The royal commission into the death of 173 and injury of 414 people during the bushfires of Black Saturday, 7 February 2009 has just handed down its final report. To see the full impact of these fires over the past decade down here, just scroll down and look at the coloured map on this composite png image.
    http://en.wikipedia.org/wiki/Black_Saturday_bushfires

    The heat wave even gets its own Wikipedia page with the record breaking temperature numbers.
    http://en.wikipedia.org/wiki/2009_southeastern_Australia_heat_wave

    Amongst other causes, global warming is certainly a contributing factor. Today we just got our notice for preventative cool burning that will be happening around our homes in the hills. With the cool weather, full tanks and rain drizzle, green grass and weeds, it is hard to think that these hills can burn. But they can, and they do.

    I hope we can learn all the lessons that need to be learned and implement all the recommendations in the final report


    Current Mood: thoughtful
    Monday, July 26th, 2010
    4:37 pm
    Blogging in the clouds
    There has been some talk on the lists about blogging with Sharepoint, Moodle or Edublogs. Whilst a teacher might only be concerned about tools that work inside schools, consideration should be given to the options that retain student control and owership, long after they graduate and leave school.

    With all the space, control and property constraints that a secondary school network imposes on student files, it is going to be harder to justify maintaining access these files. Cloud based education solutions such Diigo for recording bookmarks and blogging with Edublogs have built into them, a mechanism for students to take over control of the service when they leave school. They could then amend the privay settings to increase their public profile and exposure, backup any items or decide to deleting their work entirely.

    I am interested to note that Monash University have taken a similar position and allow students to keep their Monash Google Apps email accounts and documents after they graduate, automatically moving them to an alumni category, thus maintaining contact with former students. This is quiet unlike the old email and network accounts I once held that promptly and imediately evaporated, the moment I finished my postgraduate studies and left.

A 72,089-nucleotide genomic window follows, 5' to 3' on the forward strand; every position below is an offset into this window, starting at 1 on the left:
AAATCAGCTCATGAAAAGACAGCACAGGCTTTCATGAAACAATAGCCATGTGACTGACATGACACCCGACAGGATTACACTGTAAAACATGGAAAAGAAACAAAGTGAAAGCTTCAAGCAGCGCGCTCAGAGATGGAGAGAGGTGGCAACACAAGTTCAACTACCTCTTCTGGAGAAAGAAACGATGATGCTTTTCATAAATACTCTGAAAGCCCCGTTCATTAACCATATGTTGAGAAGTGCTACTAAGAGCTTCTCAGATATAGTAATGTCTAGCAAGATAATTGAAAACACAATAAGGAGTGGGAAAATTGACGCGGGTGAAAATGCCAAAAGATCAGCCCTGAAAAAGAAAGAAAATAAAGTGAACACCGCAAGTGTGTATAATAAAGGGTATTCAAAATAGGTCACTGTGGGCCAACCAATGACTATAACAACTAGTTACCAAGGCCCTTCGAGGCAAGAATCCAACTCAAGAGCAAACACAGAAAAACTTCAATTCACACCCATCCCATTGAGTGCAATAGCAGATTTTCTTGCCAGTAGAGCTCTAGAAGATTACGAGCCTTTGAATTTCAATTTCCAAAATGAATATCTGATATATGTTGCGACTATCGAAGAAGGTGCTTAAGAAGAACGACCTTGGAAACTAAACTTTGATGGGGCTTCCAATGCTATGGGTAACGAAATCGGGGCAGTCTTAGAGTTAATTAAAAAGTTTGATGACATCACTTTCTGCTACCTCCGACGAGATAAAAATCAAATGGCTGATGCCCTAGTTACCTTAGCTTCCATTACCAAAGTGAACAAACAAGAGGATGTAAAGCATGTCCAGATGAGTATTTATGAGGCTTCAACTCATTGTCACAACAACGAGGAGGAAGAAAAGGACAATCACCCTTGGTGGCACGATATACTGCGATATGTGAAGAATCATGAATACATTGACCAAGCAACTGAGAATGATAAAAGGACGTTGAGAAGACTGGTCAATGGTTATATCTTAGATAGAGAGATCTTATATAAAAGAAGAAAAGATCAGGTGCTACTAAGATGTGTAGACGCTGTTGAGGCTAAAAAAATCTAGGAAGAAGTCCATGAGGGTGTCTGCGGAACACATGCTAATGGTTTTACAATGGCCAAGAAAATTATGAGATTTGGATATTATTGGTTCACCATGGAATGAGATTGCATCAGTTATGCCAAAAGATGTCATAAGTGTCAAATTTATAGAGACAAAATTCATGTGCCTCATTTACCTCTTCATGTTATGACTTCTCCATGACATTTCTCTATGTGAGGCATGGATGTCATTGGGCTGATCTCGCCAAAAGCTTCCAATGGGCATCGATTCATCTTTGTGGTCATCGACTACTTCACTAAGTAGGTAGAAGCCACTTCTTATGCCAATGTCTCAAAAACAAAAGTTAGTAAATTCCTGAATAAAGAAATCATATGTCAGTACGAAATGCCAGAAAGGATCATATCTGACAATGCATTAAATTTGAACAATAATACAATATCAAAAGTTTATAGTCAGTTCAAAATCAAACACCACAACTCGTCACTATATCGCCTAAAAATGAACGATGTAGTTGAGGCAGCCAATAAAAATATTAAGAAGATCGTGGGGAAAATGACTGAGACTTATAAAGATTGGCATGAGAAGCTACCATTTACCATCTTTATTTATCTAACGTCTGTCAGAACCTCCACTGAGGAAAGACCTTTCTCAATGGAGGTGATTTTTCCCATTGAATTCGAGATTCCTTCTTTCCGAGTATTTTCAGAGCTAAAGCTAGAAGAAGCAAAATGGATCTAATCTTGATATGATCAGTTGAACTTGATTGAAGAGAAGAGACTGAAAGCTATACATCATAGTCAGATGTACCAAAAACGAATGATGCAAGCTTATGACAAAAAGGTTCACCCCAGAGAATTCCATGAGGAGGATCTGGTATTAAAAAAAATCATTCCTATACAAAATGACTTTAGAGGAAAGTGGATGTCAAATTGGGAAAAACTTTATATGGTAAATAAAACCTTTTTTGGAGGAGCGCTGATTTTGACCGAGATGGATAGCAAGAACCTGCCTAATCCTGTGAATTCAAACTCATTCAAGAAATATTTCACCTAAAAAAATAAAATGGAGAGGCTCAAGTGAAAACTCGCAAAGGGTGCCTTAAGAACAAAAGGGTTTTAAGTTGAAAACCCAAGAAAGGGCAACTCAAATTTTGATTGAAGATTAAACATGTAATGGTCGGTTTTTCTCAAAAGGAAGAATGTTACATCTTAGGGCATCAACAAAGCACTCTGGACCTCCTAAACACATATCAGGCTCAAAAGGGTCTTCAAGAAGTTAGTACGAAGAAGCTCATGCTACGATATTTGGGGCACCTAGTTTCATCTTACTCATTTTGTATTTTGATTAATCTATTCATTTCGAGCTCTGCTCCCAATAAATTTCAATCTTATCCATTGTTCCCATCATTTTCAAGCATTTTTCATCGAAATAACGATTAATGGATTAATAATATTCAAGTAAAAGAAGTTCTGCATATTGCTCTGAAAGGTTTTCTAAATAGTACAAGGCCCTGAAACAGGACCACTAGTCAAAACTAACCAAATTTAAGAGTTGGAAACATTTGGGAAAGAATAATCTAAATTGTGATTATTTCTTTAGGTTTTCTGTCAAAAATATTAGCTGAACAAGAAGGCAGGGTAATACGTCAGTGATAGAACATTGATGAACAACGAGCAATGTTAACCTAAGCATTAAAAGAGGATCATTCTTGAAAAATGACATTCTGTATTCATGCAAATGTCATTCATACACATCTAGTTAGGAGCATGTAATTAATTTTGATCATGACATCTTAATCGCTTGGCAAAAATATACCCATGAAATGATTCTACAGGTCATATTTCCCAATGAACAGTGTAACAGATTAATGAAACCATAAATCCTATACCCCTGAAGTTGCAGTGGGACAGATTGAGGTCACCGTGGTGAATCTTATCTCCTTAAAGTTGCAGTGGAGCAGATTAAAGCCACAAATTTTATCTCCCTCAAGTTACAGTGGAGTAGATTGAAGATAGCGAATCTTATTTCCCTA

With this post I do not want to rain upon the fun that people are having with the cool collaboration tools they may be currently using within thier school networks. Rather it is my hope and wish that the scope and life for these tools has the potential to span beyond just a few years at school.
    "Learning is not a product of schooling but the lifelong attempt to acquire it" - Albert Einstein (1879 - 1955)


    Current Mood: happy
    Thursday, July 22nd, 2010
    12:55 pm
    Planning with Celtx
    I have just been looking at an interesitng open source and cross platform package called Celtx. It seems to do everything you need to do before actually filming. Scripts, storyboards, production timelines. This could be a great tool for students learning organisational and planning skills.
    http://celtx.com

    This indi film maker gives it a very good review (compared to a commercial alternative)
    http://filmweavers.com/blog/template_permalink.asp?id=104

    From what I can see, if teachers could use this in conjunction with sticky notes, pencil and paper storyboard sheets and other real-world tools then it would be a powerful etool to help brainstorm, plan, storyboard, screenplay, schedule and document a film or multimedia production whilst learning some cool ICT and management skills along the way.

    It could be just the thing to help students organise animal handlers, wardrobe or special effects for their school production :-)